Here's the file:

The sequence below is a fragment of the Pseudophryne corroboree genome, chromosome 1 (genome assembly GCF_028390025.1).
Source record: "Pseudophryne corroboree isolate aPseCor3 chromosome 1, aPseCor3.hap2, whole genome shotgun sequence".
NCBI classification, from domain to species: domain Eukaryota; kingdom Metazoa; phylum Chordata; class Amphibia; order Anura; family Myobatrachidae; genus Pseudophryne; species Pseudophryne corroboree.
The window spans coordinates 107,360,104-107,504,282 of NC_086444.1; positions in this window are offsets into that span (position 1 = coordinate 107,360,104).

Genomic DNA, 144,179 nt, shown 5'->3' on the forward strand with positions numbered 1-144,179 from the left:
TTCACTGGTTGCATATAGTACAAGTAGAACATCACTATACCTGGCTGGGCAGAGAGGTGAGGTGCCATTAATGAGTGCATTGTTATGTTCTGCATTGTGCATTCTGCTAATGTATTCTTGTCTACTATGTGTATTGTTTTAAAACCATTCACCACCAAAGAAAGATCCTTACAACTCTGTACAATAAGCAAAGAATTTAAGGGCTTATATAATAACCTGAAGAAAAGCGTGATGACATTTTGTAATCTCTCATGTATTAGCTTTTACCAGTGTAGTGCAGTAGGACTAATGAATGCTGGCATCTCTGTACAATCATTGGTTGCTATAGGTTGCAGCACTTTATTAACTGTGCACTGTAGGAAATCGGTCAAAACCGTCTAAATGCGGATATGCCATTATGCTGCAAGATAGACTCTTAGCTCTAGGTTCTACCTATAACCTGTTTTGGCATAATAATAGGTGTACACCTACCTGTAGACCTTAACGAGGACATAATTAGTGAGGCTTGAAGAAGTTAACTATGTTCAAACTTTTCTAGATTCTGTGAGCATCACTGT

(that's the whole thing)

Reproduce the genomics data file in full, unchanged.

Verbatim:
The sequence below is a fragment of the Pseudophryne corroboree genome, chromosome 1 (genome assembly GCF_028390025.1).
Source record: "Pseudophryne corroboree isolate aPseCor3 chromosome 1, aPseCor3.hap2, whole genome shotgun sequence".
NCBI classification, from domain to species: domain Eukaryota; kingdom Metazoa; phylum Chordata; class Amphibia; order Anura; family Myobatrachidae; genus Pseudophryne; species Pseudophryne corroboree.
The window spans coordinates 107,360,104-107,504,282 of NC_086444.1; positions in this window are offsets into that span (position 1 = coordinate 107,360,104).

Genomic DNA, 144,179 nt, shown 5'->3' on the forward strand with positions numbered 1-144,179 from the left:
TTCACTGGTTGCATATAGTACAAGTAGAACATCACTATACCTGGCTGGGCAGAGAGGTGAGGTGCCATTAATGAGTGCATTGTTATGTTCTGCATTGTGCATTCTGCTAATGTATTCTTGTCTACTATGTGTATTGTTTTAAAACCATTCACCACCAAAGAAAGATCCTTACAACTCTGTACAATAAGCAAAGAATTTAAGGGCTTATATAATAACCTGAAGAAAAGCGTGATGACATTTTGTAATCTCTCATGTATTAGCTTTTACCAGTGTAGTGCAGTAGGACTAATGAATGCTGGCATCTCTGTACAATCATTGGTTGCTATAGGTTGCAGCACTTTATTAACTGTGCACTGTAGGAAATCGGTCAAAACCGTCTAAATGCGGATATGCCATTATGCTGCAAGATAGACTCTTAGCTCTAGGTTCTACCTATAACCTGTTTTGGCATAATAATAGGTGTACACCTACCTGTAGACCTTAACGAGGACATAATTAGTGAGGCTTGAAGAAGTTAACTATGTTCAAACTTTTCTAGATTCTGTGAGCATCACTGT